they called me a “tomboy.”
the term isn’t used frequently these days, although the lgbtq community uses the label “tomboy femme,” which is generally the same definition as above. in fact a girlfriend was trying to similarly describe themselves in regarding a point in their childhood & couldn’t remember the word “tomboy.”
i was reminded of this point in my life after reading an article this morning on facebook which got my attention entitled “dear son, about that pink bathing suit.” an accompanying photo of a giddy, towheaded boy adorned in hot-pink immediately caught my eye, so i read on.
Dear son, Can we talk about that pink bathing suit you wore all summer long? You see, you're five years old now, which…pickanytwo.net
i found myself associating with what the mother said in regards to my own story growing up. you see, i had two older brothers & i wished to be just like them. they were THE coolest. they listened to the best music, shot off firecrackers & they played sports. they played little league baseball, football, basketball & soccer & i wanted to be right in the middle of it.
now, in our small southern town we had two things going for us. 1) girls could already play basketball in a girls league. & 2) soccer was making a splash for itself & luckily the girls were included from the beginning.
conversely the girls had a softball league (which i loathed & ultimately quit because it was too slow), rather than baseball & you guessed it, there was no organized, female football league. we played mixed gender, flag football in phys ed, but it simply was not the same. there was no tackling, the best part.
i remember when we moved into the northridge neighborhood for my third grade year. like a scene from a 1980's coming of age classic, the girl next door swinging lazily from a tree branch, watching the neighborhood boys roughhousing in game of pick-up football, i longed to join in.
over the next few years, during elementary school, there endless discussions regarding my desire to play football & baseball like the boys, which was met with the standard reasons of why this isn’t allowed. i remember a specific, albeit brief chat about me going to tryouts, but girls simply didn’t play these games, which was why there were no teams for us, which is why i was weird for even wishing it true. it wasn’t going to happen.
fast-forward to college where two things occurred. 1) we had intramural football (okay it was flag football again, but it was just women!) & 2) a young girl made headlines for challenging her high school to allow her the right to play on the football team. damn i was so proud of her & envious all in the same breath.
so i did the next best thing. i signed up to manage the men’s soccer team at birmingham-southern college. we did not have american style football, so this would suffice. plus i had played soccer as a child, therefore i knew a thing or two about it.
as the manager i not only brought out the water, ensured the equipment was available, but of course did the laundry. the irony here is not lost on me. it was the most challenging & one of the proudest moments in my life (second only to my solo, senior art exhibit, then later the birth of my daughter as a single mum.) in a way i ultimately got my wish. the team treated me like family, like their little sister, but yet just one of the guys.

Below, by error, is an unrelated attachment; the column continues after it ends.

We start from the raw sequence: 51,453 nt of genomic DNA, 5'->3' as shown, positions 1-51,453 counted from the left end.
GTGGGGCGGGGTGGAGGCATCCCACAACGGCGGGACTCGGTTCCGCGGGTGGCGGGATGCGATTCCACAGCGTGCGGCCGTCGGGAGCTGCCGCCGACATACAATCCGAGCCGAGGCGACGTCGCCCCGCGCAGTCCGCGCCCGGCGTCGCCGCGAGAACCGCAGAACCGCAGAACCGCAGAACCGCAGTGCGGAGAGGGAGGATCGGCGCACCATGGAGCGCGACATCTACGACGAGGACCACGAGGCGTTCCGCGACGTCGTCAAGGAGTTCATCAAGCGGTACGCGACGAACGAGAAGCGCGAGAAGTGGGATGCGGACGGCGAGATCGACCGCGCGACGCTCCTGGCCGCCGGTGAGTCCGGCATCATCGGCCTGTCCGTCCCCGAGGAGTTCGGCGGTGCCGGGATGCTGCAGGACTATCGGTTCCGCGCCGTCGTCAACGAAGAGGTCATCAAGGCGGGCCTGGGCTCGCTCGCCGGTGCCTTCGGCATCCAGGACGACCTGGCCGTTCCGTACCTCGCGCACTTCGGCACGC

in full disclosure, i did play basketball my elementary & secondary career. i was also a cheerleader, but like many things in my life, given unmitigated shit for this choice as well. i never win, but i digress.
we all want to be included & we all have a need for belonging. why do we try so hard to make children feel as if their own desires are erroneous? especially if they don’t meet our expectations (which is our issue, not theirs)? even more so, why do we continue this treatment into adulthood? why must everyone fit into a certain box?
i know the answer. people make decisions based on FEAR. well, the adults do. kids are fearless until they are taught otherwise, either from experience or by the adults, who are too worried about themselves being ridiculed to allow the children to have said experience.
as author katie, of the original pink swim suit article stated today…
“It’s all such a shame, son, because here’s the secret: very few people actually fit inside that box.
Even the ones who look like they do on the outside often feel like they don’t on the inside. The sad result, I believe, is a sea of people — especially boys and men — who are filled with shame about who they are.
Boys and men who exhaust themselves trying to prove they DO fit inside that box.
Boys and men who have suppressed their feelings for so long they literally don’t know how to feel any emotion other than anger.
Boys and men who physically and emotionally harm women to assert their masculinity, despite how damaging it is to everyone — including themselves.
You, my dear son, are so much better than that.”
so to all the little boys who wish to wear their bold, beautiful hot-pink swimsuits or to the little girls who wanted to get down & dirty playing all the sports in the world, you do you kid. remember the adults are over here still trying to figure out a few things. if we were all a little more honest with ourselves, it wouldn’t have to be so hard.
one of us finally got it right. we bossed up & created a lane for ourselves when there wasn’t an organized team. we no longer care if everyone else doesn’t understand us, what we do or how we love, it’s okay. it’s them, not us. truly.
oh & if you need me, i will be over breaking down that proverbial box. i have a box cutter & i get paid to use it.
as always, thank you for reading.
with peace, love & gratitude